City Gets Green Light to Shop for Power
Sixty-six percent of Elmhurst voters say yes to electrical aggregation.
Elmhurst residents favored a proposal to allow the city to shop for electrical power on their behalf, by a margin of 5,300 to 2,767.
Approval of the March 20 referendum means the city will be able to negotiate for electrical power with suppliers on behalf of residential customers and small retail customers, without asking each customer individually. Group buying is expected to result in lower electrical bills for consumers, although there is no guarantee.
According to the city's explanation of the proposal on its website, residential and small commercial customers will still be able to opt out of the new arrangement. Two public hearings will be held before an aggregation plan is adopted. The city estimates it could have a program in place by late summer or early fall.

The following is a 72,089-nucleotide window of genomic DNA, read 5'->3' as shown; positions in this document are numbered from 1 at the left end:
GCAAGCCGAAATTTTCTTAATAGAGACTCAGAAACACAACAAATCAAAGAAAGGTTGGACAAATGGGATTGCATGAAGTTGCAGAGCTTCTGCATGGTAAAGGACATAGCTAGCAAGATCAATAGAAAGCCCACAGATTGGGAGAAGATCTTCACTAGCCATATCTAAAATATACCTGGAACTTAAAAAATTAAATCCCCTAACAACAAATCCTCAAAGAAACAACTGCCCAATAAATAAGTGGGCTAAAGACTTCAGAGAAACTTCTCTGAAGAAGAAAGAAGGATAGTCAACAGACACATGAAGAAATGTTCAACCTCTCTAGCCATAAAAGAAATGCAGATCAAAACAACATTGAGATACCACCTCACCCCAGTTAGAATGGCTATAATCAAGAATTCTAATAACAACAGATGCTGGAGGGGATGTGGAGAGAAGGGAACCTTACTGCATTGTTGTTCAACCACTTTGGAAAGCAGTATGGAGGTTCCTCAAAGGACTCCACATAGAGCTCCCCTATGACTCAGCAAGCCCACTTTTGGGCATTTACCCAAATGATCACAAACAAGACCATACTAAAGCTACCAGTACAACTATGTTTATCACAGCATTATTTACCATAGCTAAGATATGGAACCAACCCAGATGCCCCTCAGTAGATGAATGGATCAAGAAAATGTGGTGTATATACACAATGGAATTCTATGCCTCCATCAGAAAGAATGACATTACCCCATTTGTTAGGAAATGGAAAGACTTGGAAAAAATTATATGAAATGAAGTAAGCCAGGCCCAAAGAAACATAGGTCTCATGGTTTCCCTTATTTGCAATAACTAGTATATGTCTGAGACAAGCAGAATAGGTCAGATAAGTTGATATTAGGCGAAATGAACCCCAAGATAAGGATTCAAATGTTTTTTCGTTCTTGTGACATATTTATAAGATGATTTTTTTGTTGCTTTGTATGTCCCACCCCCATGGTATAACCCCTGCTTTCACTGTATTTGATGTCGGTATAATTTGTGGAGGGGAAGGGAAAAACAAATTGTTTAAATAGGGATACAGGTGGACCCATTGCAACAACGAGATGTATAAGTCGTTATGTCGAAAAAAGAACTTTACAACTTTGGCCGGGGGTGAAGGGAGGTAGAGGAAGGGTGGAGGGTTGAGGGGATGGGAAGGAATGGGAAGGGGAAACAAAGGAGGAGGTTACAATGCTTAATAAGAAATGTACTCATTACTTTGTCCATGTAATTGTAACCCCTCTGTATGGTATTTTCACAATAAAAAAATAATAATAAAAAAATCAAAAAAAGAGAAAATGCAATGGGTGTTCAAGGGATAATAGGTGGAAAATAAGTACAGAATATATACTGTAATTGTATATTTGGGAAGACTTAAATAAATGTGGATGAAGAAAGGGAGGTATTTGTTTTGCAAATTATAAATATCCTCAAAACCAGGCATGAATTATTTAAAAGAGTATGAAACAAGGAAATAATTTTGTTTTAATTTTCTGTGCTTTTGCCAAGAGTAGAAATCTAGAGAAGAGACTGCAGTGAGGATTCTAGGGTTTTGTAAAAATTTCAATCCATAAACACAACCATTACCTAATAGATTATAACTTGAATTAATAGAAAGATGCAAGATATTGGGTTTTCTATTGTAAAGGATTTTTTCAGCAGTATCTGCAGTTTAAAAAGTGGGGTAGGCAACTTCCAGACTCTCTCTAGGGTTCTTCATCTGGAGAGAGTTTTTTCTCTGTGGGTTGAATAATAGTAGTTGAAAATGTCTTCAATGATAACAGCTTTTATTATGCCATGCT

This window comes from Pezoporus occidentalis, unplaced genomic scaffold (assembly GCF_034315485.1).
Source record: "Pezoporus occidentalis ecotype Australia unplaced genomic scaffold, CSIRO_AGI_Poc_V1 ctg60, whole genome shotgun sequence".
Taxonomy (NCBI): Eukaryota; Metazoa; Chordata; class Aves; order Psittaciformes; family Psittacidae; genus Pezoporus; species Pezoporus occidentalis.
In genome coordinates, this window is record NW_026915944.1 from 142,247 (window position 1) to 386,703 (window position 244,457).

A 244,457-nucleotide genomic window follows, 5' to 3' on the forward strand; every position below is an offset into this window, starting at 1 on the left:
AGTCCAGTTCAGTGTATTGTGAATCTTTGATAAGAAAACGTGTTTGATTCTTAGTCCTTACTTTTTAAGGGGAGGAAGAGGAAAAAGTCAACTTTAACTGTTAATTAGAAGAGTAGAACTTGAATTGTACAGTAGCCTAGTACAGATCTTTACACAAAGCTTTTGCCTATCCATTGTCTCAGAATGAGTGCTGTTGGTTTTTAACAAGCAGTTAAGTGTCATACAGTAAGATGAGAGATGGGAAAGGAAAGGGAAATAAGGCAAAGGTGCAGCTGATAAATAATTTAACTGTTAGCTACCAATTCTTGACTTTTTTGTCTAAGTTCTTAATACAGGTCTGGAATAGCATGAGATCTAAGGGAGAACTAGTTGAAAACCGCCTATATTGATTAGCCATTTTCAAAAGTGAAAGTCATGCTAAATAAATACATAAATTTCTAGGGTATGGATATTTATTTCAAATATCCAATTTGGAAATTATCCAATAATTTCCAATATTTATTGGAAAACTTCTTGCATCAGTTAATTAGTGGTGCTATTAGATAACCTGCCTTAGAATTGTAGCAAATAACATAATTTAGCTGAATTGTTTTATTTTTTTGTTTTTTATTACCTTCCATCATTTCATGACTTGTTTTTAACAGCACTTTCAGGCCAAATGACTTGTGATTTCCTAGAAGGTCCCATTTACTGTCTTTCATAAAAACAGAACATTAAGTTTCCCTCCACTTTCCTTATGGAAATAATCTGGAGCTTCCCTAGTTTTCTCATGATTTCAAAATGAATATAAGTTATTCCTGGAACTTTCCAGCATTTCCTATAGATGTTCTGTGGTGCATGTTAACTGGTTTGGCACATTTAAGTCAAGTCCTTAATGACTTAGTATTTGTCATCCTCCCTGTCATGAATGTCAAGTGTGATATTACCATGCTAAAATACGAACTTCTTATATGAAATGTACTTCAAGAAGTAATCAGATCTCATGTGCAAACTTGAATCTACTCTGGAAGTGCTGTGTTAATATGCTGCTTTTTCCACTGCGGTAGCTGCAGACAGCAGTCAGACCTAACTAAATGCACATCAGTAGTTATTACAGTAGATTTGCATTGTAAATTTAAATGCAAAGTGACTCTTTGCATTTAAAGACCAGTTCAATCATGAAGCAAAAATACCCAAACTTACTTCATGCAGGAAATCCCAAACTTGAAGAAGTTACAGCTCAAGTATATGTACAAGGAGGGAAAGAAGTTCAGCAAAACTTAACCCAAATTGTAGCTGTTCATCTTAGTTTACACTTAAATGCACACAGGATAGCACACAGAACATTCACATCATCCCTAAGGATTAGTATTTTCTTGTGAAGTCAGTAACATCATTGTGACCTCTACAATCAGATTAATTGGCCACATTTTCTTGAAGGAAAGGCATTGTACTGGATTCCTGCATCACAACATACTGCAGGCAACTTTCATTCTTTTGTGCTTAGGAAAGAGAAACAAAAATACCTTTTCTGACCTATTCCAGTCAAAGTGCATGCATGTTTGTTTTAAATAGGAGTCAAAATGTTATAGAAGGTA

ComEd would continue to distribute power along its grid, sending out bills to customers and responding to outages.
A change in state law in 2009 allows for municipal electrical aggregation. According to Crain's Chicago Business, more than 200 communities in Northern Illinois had the question on the March 20 ballot.